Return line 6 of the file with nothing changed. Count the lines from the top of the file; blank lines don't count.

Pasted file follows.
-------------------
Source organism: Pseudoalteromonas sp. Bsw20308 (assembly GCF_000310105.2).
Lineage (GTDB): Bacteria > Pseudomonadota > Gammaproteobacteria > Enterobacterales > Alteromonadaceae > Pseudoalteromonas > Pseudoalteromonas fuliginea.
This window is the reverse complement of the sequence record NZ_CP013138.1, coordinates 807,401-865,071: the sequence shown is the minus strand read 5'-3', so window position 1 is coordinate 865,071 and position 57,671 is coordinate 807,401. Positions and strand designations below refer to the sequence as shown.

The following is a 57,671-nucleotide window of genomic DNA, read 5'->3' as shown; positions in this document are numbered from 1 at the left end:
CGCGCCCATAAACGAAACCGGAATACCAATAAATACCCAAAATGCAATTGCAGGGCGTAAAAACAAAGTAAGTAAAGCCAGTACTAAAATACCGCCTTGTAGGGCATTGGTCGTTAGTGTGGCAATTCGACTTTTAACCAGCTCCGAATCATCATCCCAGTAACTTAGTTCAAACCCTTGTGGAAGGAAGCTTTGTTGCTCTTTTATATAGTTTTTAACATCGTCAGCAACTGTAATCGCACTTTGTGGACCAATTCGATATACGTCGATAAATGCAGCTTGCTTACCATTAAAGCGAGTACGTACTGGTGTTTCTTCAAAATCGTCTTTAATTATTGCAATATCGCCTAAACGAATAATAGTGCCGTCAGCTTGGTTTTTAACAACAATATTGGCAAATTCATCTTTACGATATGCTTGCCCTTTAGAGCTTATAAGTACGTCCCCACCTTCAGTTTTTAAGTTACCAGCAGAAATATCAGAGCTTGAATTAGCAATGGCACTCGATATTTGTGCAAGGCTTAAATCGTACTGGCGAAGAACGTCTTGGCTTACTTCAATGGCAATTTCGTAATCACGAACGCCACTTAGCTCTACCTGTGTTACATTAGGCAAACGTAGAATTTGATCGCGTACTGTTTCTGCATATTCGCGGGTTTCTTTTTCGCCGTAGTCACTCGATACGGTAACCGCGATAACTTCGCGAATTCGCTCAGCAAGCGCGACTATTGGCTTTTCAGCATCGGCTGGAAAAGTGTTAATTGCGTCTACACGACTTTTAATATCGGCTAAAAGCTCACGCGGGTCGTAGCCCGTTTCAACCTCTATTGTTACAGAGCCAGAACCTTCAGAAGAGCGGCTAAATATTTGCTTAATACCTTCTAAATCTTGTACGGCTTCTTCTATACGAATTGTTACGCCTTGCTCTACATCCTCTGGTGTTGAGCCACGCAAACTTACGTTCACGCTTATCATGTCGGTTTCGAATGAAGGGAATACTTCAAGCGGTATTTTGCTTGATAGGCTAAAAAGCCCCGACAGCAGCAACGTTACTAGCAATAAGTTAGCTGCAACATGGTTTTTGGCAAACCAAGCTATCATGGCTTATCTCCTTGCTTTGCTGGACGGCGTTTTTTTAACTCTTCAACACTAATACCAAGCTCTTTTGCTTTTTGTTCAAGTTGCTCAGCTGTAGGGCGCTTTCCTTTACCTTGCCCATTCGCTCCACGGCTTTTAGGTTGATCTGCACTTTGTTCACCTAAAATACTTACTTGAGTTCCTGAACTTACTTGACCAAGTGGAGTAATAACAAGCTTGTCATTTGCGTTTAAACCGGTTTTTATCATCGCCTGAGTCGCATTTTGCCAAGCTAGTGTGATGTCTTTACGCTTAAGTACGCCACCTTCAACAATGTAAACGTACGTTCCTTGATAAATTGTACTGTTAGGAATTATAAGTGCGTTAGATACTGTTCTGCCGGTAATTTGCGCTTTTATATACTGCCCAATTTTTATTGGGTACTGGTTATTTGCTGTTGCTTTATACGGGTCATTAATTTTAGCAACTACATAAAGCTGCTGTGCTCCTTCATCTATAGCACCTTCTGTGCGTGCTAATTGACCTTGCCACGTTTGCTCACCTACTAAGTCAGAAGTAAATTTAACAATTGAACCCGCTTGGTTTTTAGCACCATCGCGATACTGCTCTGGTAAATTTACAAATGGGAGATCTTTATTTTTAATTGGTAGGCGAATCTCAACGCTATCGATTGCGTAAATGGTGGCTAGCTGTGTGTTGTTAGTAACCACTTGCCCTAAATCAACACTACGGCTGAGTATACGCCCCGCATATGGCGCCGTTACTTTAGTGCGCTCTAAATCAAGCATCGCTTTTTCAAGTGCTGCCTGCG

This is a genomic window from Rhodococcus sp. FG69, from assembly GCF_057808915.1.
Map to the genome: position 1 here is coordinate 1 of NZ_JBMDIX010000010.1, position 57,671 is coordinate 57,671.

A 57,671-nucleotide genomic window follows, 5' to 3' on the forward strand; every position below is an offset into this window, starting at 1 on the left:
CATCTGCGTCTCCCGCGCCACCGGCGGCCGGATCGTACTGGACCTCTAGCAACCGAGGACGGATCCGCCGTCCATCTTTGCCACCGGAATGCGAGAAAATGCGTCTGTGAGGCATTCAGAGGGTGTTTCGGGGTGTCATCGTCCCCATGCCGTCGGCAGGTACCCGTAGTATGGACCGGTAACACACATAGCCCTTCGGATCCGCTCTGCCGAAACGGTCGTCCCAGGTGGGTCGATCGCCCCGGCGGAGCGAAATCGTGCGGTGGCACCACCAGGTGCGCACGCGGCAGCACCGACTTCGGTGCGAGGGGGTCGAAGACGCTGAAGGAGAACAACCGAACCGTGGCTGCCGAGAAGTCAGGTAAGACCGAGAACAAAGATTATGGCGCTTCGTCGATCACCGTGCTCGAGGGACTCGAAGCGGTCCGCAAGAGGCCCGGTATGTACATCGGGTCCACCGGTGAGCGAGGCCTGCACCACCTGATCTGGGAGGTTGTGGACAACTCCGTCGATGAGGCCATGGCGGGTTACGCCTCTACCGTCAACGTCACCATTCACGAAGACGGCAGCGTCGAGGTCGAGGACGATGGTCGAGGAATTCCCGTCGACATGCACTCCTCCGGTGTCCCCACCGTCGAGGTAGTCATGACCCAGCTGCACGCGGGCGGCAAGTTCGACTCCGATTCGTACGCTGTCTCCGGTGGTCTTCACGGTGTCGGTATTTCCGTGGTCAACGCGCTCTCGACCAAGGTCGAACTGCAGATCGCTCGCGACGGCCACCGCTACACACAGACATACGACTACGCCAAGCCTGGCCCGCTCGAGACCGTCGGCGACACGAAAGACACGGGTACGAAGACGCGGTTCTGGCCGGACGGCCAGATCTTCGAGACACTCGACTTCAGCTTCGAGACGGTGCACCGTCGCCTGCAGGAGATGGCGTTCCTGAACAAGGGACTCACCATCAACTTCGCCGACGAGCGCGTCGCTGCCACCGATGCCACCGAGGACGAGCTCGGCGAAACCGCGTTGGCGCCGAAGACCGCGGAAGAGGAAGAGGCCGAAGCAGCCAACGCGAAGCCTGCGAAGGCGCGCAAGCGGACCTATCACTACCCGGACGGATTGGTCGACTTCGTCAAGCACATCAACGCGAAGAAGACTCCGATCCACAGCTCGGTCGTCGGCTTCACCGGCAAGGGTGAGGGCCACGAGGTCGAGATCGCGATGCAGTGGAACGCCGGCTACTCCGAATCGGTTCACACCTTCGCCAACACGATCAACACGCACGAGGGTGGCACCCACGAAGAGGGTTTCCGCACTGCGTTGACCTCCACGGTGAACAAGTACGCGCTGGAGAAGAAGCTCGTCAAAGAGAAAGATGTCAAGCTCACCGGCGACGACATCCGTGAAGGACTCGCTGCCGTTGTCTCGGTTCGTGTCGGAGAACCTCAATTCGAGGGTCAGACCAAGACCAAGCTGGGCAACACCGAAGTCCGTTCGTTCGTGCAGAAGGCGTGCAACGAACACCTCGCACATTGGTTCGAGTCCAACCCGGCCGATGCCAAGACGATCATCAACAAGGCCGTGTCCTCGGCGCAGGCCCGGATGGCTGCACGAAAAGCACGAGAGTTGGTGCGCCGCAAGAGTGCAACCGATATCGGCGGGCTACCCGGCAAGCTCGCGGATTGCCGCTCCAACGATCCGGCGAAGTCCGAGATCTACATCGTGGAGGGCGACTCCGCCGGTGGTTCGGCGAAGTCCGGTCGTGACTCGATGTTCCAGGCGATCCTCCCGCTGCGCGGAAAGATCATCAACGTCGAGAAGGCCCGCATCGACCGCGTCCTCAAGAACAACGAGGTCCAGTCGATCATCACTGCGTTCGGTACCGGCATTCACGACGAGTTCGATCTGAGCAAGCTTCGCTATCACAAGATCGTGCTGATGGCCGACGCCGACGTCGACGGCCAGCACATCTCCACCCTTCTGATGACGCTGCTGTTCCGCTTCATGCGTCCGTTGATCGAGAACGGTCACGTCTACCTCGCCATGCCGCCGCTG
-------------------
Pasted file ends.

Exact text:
This is a genomic window from Rhodococcus sp. FG69, from assembly GCF_057808915.1.